Author Archives: zukkhini

Russian Little Red Riding Hood

Main Piece

The point of this is if you’re a stranger in the forest, don’t just walk into someone’s house. The story is a guy is walking and traveling. He walked into this road in the middle of the forest because he is lost in the woods. At a certain point, he sees this house and it’s getting dark, so he walks into the house. The guy inside is actually very friendly. They had good conversation and he told him interesting things that happens in the forest. Here comes the night. The guy has been fed and that is good. They are happy. Then they both hear the sound of wolves howling. The host changes his face completely. The guest is wondering what happened. The host said, “My friends are hungry, we need to feed them.” He walks outside. The guest waits a little. Then he walks back in with a gun pointing at this guy and is like, “Alright, let’s go feed my friends.”

 

Context

This is a story my friend heard while he was on a camping trip in Russia. My friend specifically told me that this story is meant to teach people not to always trust strangers and to know where you are going. Also, going alone to places you don’t know is a dangerous thing to do.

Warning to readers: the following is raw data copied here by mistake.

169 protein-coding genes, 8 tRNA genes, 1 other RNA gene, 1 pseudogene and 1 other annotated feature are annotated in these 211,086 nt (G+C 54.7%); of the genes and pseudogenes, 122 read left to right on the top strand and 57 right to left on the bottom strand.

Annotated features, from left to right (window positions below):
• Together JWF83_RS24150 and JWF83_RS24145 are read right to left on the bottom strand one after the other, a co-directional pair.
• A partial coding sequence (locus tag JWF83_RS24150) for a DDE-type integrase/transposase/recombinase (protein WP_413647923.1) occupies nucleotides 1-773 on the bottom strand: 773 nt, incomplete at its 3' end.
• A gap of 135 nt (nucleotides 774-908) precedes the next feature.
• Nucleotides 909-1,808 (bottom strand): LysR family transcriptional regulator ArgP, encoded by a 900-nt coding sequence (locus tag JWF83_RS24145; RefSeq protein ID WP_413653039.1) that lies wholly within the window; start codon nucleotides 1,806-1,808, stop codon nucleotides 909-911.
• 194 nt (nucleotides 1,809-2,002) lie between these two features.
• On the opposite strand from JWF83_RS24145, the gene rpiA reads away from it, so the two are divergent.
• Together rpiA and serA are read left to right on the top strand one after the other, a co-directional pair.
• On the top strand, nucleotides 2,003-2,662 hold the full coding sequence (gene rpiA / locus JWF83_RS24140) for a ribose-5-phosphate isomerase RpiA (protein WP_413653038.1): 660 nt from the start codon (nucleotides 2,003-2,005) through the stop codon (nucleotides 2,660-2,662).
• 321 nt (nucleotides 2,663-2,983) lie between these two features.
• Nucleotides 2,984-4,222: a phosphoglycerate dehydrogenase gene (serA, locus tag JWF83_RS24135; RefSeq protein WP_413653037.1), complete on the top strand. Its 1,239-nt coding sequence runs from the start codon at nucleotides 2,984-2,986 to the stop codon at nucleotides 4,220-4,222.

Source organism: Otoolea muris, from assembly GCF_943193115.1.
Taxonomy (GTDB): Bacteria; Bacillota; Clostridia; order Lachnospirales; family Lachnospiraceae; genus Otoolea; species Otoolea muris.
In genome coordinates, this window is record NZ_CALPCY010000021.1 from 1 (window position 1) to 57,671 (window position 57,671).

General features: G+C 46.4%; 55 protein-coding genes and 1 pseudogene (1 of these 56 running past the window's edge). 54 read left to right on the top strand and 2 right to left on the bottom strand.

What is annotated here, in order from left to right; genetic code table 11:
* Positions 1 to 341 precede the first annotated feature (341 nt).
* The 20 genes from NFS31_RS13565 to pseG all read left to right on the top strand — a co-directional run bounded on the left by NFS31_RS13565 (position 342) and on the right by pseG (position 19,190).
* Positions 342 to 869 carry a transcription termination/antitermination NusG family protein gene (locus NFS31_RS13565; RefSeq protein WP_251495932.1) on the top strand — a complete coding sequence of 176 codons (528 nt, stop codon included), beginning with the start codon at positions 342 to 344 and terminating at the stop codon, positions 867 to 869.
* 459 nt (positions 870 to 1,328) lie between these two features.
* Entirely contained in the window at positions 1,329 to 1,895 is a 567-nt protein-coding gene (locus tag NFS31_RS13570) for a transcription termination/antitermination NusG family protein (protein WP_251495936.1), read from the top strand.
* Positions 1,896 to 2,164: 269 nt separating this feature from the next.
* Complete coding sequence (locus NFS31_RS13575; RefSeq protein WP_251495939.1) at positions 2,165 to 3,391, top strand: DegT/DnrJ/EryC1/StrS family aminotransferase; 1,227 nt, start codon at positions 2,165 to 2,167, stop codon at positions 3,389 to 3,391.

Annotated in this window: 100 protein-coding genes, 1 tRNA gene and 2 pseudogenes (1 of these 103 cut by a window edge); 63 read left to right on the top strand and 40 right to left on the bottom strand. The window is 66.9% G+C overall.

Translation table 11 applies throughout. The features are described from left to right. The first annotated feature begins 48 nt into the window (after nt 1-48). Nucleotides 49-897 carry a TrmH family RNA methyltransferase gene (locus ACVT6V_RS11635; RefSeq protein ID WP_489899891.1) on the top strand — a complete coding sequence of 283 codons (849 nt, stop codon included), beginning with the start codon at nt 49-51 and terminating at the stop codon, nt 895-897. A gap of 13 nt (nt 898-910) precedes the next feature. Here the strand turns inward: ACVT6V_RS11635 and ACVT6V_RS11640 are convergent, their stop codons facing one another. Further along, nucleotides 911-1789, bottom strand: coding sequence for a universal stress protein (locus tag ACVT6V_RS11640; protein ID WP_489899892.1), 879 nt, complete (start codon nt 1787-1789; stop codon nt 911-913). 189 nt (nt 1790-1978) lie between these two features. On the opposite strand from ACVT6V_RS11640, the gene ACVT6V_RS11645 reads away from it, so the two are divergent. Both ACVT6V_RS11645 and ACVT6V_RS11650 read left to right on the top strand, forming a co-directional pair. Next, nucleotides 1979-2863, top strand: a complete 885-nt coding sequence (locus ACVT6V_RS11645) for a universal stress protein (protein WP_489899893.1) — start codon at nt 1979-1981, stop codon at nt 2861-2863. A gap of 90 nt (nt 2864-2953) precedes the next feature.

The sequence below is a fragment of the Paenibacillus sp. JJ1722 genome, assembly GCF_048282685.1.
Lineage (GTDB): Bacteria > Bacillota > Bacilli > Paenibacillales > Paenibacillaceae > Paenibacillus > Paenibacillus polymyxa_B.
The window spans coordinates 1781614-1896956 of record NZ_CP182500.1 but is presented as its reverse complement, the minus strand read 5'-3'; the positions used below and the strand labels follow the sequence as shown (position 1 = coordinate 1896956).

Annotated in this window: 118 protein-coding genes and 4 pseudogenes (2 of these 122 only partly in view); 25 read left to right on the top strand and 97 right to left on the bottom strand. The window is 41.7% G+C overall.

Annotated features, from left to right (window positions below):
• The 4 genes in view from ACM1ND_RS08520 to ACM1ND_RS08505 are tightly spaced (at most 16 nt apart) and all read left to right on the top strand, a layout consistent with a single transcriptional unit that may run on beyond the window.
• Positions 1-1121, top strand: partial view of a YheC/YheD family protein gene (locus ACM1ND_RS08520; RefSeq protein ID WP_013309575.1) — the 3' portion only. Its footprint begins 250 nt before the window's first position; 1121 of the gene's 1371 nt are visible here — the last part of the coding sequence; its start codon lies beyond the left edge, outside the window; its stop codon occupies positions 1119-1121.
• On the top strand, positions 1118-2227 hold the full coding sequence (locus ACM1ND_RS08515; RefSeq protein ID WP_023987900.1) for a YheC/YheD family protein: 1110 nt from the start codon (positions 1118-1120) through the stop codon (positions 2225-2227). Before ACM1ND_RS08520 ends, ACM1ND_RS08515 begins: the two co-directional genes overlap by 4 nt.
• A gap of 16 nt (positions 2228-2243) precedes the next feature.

Notes

Imagining someone telling this story to you in a Russian accent definitely makes it more fun to read – my friend who told me the story has a Russian accent. I personally like this play on version of Little Red Riding Hood the best because it is a little twisted and less expected.

Here is a link to many different versions of Little Red Riding Hood: https://www.pitt.edu/~dash/type0333.html

La Llorona’s Curse

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H: “This guy in our town would always tell the story of La Llorana and he died in his house in a weird way. It looked like someone choked him.

My cousin invited us to play Mario kart. So we played and then were like let’s go outside and talk to my uncle. His name was Miguel. We asked him questions about his stutter. We were kids, so some ppl were born that way, but some other people they become that way with a stutter. When I was young he used to speak fluidly. So we asked him why he started talking that way.